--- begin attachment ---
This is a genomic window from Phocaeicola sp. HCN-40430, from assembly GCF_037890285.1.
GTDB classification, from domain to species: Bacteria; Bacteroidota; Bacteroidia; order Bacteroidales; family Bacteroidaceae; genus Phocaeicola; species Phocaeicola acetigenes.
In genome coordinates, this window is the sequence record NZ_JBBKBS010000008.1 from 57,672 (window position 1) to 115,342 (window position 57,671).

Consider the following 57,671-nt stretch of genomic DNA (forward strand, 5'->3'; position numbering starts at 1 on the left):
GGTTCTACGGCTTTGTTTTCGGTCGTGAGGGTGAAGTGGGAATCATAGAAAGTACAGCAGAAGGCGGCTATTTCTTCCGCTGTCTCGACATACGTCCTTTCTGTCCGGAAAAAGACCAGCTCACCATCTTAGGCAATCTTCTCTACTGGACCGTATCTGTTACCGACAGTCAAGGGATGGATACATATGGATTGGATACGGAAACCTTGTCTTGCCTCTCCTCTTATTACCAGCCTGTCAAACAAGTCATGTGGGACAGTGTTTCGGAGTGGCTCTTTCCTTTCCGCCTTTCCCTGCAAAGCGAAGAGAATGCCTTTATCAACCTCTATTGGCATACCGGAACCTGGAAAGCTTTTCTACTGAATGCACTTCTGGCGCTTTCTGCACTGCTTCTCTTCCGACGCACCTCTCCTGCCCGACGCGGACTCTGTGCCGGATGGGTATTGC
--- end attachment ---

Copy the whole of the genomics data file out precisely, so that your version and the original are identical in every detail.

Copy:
This is a genomic window from Phocaeicola sp. HCN-40430, from assembly GCF_037890285.1.
GTDB classification, from domain to species: Bacteria; Bacteroidota; Bacteroidia; order Bacteroidales; family Bacteroidaceae; genus Phocaeicola; species Phocaeicola acetigenes.
In genome coordinates, this window is the sequence record NZ_JBBKBS010000008.1 from 57,672 (window position 1) to 115,342 (window position 57,671).

Consider the following 57,671-nt stretch of genomic DNA (forward strand, 5'->3'; position numbering starts at 1 on the left):
GGTTCTACGGCTTTGTTTTCGGTCGTGAGGGTGAAGTGGGAATCATAGAAAGTACAGCAGAAGGCGGCTATTTCTTCCGCTGTCTCGACATACGTCCTTTCTGTCCGGAAAAAGACCAGCTCACCATCTTAGGCAATCTTCTCTACTGGACCGTATCTGTTACCGACAGTCAAGGGATGGATACATATGGATTGGATACGGAAACCTTGTCTTGCCTCTCCTCTTATTACCAGCCTGTCAAACAAGTCATGTGGGACAGTGTTTCGGAGTGGCTCTTTCCTTTCCGCCTTTCCCTGCAAAGCGAAGAGAATGCCTTTATCAACCTCTATTGGCATACCGGAACCTGGAAAGCTTTTCTACTGAATGCACTTCTGGCGCTTTCTGCACTGCTTCTCTTCCGACGCACCTCTCCTGCCCGACGCGGACTCTGTGCCGGATGGGTATTGC